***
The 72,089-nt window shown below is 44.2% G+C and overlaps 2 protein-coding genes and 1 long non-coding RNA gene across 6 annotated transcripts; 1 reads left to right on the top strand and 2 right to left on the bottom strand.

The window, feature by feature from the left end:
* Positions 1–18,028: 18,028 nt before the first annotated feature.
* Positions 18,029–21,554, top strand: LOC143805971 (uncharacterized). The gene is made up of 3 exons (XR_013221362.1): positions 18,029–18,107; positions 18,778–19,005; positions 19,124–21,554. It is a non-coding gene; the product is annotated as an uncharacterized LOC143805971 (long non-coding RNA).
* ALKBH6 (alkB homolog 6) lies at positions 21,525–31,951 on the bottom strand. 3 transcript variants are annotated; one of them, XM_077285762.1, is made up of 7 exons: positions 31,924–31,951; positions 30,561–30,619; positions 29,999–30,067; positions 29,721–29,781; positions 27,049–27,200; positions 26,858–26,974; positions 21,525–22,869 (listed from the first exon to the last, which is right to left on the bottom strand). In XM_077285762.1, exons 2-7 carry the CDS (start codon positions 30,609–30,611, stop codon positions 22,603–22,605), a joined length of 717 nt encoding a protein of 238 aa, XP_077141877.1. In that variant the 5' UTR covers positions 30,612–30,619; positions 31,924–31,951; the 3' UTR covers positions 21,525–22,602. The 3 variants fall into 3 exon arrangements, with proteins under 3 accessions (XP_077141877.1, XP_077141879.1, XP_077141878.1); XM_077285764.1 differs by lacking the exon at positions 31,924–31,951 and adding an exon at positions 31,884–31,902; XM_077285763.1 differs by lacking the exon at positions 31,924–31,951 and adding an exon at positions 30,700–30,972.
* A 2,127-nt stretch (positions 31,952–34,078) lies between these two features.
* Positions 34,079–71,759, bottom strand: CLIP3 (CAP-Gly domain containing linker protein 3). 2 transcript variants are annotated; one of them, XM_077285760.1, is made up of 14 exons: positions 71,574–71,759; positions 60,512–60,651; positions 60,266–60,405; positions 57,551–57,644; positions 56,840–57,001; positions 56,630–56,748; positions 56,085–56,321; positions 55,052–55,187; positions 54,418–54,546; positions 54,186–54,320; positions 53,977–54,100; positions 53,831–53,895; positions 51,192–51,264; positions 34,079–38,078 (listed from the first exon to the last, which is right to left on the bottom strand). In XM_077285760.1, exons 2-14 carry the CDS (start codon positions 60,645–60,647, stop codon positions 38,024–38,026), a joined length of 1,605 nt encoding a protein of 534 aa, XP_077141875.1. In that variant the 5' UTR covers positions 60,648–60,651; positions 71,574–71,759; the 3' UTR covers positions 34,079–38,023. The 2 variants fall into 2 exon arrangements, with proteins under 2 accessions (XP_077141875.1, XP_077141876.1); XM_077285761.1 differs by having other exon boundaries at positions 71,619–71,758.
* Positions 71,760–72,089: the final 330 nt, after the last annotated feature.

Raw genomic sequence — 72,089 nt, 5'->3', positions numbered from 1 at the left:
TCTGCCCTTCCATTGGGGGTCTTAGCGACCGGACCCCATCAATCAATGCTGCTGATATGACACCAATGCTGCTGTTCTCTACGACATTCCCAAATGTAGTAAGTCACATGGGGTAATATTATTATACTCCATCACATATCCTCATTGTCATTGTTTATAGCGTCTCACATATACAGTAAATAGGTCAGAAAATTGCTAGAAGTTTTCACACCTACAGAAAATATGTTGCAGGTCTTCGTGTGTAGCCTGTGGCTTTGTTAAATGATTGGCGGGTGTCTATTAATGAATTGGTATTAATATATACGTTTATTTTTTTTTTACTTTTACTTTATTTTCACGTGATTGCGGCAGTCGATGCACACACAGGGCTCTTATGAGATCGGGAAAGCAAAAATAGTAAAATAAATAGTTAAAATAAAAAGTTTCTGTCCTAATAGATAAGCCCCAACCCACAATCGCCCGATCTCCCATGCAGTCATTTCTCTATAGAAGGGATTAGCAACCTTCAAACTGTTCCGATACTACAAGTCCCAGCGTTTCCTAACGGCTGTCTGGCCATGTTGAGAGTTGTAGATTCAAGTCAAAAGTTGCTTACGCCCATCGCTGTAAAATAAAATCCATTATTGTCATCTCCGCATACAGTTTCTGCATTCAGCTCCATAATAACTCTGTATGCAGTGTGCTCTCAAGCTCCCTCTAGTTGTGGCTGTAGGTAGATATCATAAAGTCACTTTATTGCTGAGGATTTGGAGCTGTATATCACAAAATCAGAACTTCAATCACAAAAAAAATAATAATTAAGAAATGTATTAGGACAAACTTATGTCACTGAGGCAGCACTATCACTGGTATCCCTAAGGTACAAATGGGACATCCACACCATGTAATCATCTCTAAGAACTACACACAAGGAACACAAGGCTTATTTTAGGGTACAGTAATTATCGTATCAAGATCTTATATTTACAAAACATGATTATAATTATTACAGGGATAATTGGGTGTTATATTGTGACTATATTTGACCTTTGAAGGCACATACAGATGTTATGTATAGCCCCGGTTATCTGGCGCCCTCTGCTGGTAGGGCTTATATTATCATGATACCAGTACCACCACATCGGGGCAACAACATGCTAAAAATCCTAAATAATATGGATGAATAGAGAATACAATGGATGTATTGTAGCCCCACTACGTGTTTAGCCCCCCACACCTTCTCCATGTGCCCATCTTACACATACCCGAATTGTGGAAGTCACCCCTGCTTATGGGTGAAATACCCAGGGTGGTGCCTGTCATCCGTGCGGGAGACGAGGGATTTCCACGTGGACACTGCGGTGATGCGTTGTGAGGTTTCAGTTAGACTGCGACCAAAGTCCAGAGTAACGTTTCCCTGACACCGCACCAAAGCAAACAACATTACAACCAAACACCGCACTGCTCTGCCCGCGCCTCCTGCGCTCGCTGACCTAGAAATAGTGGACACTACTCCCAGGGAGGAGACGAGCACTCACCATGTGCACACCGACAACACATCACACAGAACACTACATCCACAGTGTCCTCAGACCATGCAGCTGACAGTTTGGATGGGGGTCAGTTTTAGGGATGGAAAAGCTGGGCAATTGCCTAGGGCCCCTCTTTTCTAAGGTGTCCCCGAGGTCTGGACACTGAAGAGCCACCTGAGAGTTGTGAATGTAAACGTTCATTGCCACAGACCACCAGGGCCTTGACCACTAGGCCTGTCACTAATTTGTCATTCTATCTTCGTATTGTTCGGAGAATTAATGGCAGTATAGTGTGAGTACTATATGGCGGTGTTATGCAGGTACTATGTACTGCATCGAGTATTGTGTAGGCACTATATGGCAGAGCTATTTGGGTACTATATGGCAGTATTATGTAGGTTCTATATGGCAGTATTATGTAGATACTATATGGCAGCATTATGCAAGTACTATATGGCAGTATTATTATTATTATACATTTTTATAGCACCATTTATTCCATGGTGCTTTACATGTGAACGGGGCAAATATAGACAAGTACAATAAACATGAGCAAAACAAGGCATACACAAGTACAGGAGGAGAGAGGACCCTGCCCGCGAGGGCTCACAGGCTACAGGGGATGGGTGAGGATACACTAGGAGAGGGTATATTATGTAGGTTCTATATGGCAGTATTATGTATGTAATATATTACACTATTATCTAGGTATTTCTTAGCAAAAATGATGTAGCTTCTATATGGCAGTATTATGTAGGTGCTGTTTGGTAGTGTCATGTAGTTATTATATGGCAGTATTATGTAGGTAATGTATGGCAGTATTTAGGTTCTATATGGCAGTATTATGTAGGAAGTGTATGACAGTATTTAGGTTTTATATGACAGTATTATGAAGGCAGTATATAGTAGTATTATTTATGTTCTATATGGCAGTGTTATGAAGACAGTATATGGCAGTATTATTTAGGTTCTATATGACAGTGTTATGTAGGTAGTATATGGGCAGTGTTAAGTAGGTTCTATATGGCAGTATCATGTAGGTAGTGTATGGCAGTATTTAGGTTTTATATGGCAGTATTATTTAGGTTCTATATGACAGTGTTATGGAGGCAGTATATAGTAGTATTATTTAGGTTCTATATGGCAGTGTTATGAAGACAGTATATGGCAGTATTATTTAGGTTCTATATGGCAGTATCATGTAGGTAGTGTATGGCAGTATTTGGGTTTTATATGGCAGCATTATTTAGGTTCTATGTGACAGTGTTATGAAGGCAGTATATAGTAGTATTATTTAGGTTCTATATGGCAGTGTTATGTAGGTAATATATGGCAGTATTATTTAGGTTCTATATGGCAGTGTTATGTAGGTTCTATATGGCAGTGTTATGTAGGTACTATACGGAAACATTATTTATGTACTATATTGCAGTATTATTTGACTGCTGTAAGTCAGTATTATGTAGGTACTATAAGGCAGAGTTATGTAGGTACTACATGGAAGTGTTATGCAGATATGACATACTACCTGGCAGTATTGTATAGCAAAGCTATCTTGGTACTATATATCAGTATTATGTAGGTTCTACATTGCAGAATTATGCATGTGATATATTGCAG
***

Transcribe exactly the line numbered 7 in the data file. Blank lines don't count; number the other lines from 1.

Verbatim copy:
* Positions 34,079–71,759, bottom strand: CLIP3 (CAP-Gly domain containing linker protein 3). 2 transcript variants are annotated; one of them, XM_077285760.1, is made up of 14 exons: positions 71,574–71,759; positions 60,512–60,651; positions 60,266–60,405; positions 57,551–57,644; positions 56,840–57,001; positions 56,630–56,748; positions 56,085–56,321; positions 55,052–55,187; positions 54,418–54,546; positions 54,186–54,320; positions 53,977–54,100; positions 53,831–53,895; positions 51,192–51,264; positions 34,079–38,078 (listed from the first exon to the last, which is right to left on the bottom strand). In XM_077285760.1, exons 2-14 carry the CDS (start codon positions 60,645–60,647, stop codon positions 38,024–38,026), a joined length of 1,605 nt encoding a protein of 534 aa, XP_077141875.1. In that variant the 5' UTR covers positions 60,648–60,651; positions 71,574–71,759; the 3' UTR covers positions 34,079–38,023. The 2 variants fall into 2 exon arrangements, with proteins under 2 accessions (XP_077141875.1, XP_077141876.1); XM_077285761.1 differs by having other exon boundaries at positions 71,619–71,758.